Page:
-Adam

mp666
05-10-2008, 04:50 PM
I have an all-in-one Brother MFC-885CW, which Brother lists a Vista x64 driver for. Plus, it's actually hooked to an XP desktop in the living room, so I just remote print to it. It also works that way on my sister's laptop, so I'm not worried about that.

As long as you have other working systems, sure, no problem there. And of course now that you found a driver, it's alright.

Oh, since I'll be doing this with "only" 2GB of memory, would it be worth it to use Readyboost? I have a spare 2GB SD card (got it for free for buying a two pack of ink for the printer), and can pick up a 3.5" drive bay card reader for cheap, which I've been meaning to do anyway.

With 2 GB I don't think that you'll see much difference in performance with readyboost.
An Anandtech test :
http://www.anandtech.com/systems/showdoc.aspx?i=2917&p=5

Sorry to be asking so many questions, but with it being OEM and not returnable, I want to have all my bases covered before spending $100, which is a lot of money for me.

Sure $100 is $100 but 64-bit is the future , Vista is not as bad as it's perceived by the majority of computer users and MS is fixing it fast , plus they support their OSes for a very long time. XP is going to be supported till 2014. that's 14-year of support for one OS. That's cheap in the end. I expect for Vista the typical 5+5 type support. It will be $10/year investment. Good deal IMO. Hopefully you won't have much problem with it.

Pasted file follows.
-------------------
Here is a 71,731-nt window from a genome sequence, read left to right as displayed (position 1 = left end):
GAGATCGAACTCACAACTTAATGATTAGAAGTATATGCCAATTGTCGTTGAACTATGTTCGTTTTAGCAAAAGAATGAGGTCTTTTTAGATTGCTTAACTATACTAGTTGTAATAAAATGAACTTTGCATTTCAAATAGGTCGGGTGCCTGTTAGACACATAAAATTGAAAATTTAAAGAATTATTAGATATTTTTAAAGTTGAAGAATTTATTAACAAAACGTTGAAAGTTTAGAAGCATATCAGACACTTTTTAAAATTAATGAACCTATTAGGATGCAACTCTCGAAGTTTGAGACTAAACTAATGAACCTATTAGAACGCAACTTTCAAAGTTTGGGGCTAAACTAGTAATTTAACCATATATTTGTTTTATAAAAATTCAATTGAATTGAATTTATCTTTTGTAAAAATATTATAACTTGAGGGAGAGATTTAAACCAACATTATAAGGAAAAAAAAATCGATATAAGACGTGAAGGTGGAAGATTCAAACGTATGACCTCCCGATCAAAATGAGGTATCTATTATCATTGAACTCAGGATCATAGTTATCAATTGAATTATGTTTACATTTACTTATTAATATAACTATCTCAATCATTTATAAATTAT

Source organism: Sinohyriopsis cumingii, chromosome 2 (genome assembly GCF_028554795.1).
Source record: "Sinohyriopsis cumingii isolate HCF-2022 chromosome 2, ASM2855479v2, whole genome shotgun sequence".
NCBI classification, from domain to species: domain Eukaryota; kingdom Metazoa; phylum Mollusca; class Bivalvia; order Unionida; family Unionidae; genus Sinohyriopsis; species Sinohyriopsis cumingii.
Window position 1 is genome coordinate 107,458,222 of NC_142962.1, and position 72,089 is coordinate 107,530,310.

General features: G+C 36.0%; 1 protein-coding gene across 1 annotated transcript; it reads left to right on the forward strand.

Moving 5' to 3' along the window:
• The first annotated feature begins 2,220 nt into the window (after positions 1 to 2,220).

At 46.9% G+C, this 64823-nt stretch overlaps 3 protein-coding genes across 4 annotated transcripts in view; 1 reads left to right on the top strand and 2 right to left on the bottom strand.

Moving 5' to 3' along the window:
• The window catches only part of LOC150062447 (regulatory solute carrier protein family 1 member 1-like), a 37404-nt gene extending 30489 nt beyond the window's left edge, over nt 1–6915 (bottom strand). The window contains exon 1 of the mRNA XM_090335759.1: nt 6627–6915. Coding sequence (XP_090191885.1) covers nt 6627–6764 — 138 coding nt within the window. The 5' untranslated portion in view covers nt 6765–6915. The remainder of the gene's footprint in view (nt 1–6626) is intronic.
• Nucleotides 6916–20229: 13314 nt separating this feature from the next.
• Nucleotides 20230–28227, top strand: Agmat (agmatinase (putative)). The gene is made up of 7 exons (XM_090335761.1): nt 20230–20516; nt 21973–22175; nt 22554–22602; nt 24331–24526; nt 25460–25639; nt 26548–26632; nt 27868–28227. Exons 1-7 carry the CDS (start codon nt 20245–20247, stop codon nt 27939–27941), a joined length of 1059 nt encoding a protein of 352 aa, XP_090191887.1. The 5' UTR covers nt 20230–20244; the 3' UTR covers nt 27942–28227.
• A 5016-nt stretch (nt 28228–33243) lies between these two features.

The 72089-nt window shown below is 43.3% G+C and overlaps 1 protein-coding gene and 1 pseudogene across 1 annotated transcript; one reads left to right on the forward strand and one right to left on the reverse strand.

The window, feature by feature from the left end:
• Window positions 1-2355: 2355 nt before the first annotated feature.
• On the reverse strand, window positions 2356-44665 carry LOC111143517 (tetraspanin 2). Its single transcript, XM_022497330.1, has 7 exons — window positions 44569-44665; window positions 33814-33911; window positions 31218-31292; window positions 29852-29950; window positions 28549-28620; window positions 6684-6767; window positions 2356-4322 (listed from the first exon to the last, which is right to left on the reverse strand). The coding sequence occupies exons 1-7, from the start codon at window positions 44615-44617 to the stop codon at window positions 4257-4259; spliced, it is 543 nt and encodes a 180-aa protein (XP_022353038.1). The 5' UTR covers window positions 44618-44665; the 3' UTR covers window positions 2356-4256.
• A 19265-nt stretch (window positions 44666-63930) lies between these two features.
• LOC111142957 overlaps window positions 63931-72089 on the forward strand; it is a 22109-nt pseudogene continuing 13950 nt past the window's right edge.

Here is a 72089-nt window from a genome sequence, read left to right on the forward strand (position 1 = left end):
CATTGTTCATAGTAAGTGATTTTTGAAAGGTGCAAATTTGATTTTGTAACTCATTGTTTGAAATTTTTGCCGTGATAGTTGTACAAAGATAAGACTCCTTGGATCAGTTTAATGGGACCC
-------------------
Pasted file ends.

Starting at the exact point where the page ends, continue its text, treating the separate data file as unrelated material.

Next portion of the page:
madmat
05-11-2008, 01:06 AM
which edition(s) of vista has readyboost? I'm running home premium 32bit and I don't see it where I saw it in the linked article. Does it only show as an option when you have a flash device installed?

mp666
05-11-2008, 05:39 AM
All editions feature readyboost. You have to plug a USB2.0 device (with at least 256 MB of free space) and Vista will test it. If it passes the tests (free space and more importantly speed tests) the AutoPlay dialog will include an extra item that reads "Use this device to speed up my system" (or something to that effect). Now you can click it and start setup.

madmat
05-11-2008, 08:31 AM
Thanks, I finally got it to ask me about it and then it promptly told me that my device was too slow to use. Ah well.

mp666
05-11-2008, 03:39 PM
It tests the random read/write speeds (not sequential), thus many flash drives fail the test. If you have 1 GB or more system memory I don't think you would see a real performance increase.

Silk_the_Absent1
05-12-2008, 05:28 PM
Well, I just ordered it from ZZF (http://www.zipzoomfly.com/jsp/ProductDetail.jsp?ProductCode=604698). Thank you all for your help.

-Adam